|new to SSD? - new report from Forward
Editor:- January 31, 2012 - Forward Insights
has recently published a new report -
SSD Technology and
Applications: A Primer (88 pages $1,499).
Author Gregory Wong says - "It's
an ideal guide for novices interested in acquiring a basic understanding of SSD
technology and applications as well as a handy reference for more experienced
Editor's comments:- Among other things
pdf for more details) Greg says the report also provides an overview of the
competitive landscape for SSDs.
See also:- SSD
Nimbus does that "no spof SSD" thing
January 31, 2012 - Nimbus
Data Systems today
its entry into the
enterprise SSD market with the uveiling of the company's -
E-Class systems -
which are 2U rackmount SSDs with 10TB
eMLC per U of
usable capacity and no single point of failure. Unified interface
support includes 10GbE,
software (which supports upto 0.5
petabytes in a
single SSD file system) automatically detects controller and path failures,
providing non-disruptive failover. The E-Class also supports online software
updates and online capacity expansion. It has
RAID protection and
hot-swappable flash, power, and cooling modules. Pricing starts at $150K approx
for a 10TB dual configuration system.
Nimbus seemed incredulous at my immediate reaction to the preliminary info they
sent me. I said I knew of competing shipping SSDs which were denser, faster
and offered more HA features too. But that's not to understate the value of
what the company does. Instead of being impressed by a bunch of me-too
technical metricals I was rather more impressed to learn that Nimbus is still
profitable. More about that later.
SSD link appears on EMC.com
Editor:- January 30,
2012 - EMC has
link (effectively still "under construction") on its
main home page.
I had no
foreknowledge of this when I wrote last week about EMC's stealth mode SSD
business - "When you start seeing a permament flash SSD link on EMC's
- you'll know that the company is taking SSD more seriously."
was asked recently if I thought that EMC would turn out to be (in the
Christensen sense) -
Kodak (in photography) and
(in word processing) - yet another example of a company which - while being a
leader in one type of technology - would fail to make a successful transition
through to being leader in a a disruptive technology which would replace it.
Digital electrronics replacing optical film - for Kodak, software and PCs
replacing wordprocessors - in the case of Wang, and SSDs replacing HDD arrays -
in the case of EMC.
The thought had occurred to me too - and it has
given solace to many SSD company founders - who compete with EMC - because it
has behaved like a company which is "clueless" from the SSD
leadership perspective - despite having had the benefit of many intensive
evaluations of leading enterprise SSDs.
Nevertheless - some of the
same SSD companies which have enjoyed the ease with which they have grown their
SSD petabyte market
share at the expense of the SSD clueless EMC - would possibly change their
tune if EMC would deign to acquire their companies or oem their products.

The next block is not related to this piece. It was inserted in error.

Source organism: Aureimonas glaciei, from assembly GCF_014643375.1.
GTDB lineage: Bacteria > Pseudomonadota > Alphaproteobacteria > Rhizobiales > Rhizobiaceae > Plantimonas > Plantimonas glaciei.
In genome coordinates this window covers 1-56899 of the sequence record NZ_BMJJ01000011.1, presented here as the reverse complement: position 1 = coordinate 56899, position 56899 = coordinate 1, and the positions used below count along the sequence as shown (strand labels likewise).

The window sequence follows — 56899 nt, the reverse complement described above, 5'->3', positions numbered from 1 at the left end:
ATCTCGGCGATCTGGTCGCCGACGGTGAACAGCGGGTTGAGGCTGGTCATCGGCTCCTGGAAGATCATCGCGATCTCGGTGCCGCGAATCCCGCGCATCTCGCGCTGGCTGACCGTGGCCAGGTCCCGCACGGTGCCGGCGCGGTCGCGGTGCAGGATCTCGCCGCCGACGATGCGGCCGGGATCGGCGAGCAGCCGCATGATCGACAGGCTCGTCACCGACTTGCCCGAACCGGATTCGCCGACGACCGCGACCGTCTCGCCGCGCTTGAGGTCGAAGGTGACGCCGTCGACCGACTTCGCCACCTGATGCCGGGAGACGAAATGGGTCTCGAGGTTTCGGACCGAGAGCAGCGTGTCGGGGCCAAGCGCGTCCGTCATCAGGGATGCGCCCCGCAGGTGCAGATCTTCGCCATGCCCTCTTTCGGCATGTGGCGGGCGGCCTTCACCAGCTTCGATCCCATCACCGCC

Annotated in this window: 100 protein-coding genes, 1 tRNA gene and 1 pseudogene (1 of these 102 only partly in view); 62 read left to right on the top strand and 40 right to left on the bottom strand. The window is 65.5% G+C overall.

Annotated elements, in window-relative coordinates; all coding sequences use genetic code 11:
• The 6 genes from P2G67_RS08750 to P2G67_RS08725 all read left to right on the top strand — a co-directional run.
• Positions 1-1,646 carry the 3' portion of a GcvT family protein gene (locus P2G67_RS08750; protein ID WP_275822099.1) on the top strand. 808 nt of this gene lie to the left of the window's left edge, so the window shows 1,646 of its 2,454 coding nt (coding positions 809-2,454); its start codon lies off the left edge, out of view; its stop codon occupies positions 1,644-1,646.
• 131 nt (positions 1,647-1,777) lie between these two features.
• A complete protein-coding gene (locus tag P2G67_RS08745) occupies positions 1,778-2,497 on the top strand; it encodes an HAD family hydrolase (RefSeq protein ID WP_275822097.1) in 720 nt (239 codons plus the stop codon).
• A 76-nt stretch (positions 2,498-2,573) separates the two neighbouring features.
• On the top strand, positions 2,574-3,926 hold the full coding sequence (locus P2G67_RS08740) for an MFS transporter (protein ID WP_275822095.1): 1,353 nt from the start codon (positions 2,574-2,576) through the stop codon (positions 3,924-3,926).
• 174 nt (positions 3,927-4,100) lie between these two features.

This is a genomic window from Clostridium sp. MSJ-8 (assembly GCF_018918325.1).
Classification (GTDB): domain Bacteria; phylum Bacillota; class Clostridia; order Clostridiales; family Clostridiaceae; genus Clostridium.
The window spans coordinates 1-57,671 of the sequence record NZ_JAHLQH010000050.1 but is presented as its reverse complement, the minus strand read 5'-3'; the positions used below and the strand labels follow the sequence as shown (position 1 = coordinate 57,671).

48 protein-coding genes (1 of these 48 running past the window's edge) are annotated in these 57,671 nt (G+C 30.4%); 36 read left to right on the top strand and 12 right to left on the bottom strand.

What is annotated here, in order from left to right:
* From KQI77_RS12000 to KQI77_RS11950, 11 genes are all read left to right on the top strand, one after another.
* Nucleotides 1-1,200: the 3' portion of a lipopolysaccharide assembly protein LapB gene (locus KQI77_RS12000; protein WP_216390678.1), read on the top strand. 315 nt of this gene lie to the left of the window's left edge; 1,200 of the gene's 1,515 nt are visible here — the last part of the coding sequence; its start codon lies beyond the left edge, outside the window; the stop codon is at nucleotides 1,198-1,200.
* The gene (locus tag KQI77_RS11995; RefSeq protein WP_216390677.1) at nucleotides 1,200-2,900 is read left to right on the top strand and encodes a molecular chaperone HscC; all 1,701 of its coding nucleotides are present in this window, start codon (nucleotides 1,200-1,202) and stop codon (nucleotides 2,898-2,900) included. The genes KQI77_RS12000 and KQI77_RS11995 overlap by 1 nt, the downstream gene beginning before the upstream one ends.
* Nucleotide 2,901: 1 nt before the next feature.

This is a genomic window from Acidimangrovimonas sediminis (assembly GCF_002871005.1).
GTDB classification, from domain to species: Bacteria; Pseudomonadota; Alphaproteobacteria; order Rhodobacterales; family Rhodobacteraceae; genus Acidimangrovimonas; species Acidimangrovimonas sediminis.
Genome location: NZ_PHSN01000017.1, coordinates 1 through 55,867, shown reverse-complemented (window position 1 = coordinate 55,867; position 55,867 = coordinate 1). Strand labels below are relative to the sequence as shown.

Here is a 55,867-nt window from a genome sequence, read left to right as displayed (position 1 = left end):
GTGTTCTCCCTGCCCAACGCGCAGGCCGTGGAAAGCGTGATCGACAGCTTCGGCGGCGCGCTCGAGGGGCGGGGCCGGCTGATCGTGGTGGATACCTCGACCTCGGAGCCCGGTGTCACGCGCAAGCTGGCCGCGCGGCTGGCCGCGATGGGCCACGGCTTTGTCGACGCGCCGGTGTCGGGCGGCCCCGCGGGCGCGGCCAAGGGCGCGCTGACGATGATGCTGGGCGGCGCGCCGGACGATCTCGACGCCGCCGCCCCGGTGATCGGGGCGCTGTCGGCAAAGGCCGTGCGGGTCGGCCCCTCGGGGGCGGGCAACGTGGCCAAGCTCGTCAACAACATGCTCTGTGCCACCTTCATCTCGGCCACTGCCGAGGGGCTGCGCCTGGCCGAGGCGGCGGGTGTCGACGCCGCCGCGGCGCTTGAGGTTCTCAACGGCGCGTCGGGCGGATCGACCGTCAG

told my inquirer that I hadn't quite written EMC off in the SSD market -
because as long as they retained enough loot from their rotating storage empire
they still had plenty
of time to pursue a strategy which was a blend of home grown with
oemed and acquired
The name chosen for its new SSD launch is the same
as that of another well established
SSD brand -
Lightning - from SanDisk.
But that's just a confusing coincidence - because EMC's new PCIe SSD product
will instead be based on LSI's
HA enterprise SSD arrays
Editor:- January 26, 2012 -
due to the growing number of oems in the high availability rackmount SSD market
published a new directory focusing on
HA enterprise SSD
In my past 20 years of publishing enterprise buyers guides
- I've developed an instrinct for judging when the market is ready for a new
focused directory. Sometimes I've been too early - but with the momentum in the
enterprise SSD market and the number of HA SSD vendors already dipping into
double digits - I think this is exactly the right time for such a new
will rental break through the indecision barrier for SSD ASAPs?
January 26, 2012 - One of the business development obstacles facing
enterprise SSD ASAP
/ caching vendors in the past few years has been that users have mostly
thought of them as being HDD array accelerators.
And even if a user is
interested right now - and even if they are happy with their try before you buy
results - they often hold off making a purchase - because they think (after
reading web sites like this one) that one day they'll be ripping out their
rotating RAID systems and
replacing them with SSDs - so it might be silly to buy an SSD cache appliance
right now - if it only speeds up HDDs.
Now in reality - most users
won't replace their entire HDD storage as quickly as they might like to think -
and ASAPs do have a permanent role in the pure SSD datacenter too. Some
vendors' marketing materials talk about that - while others are still
about hard disks and the "superiority" of SSD - even when their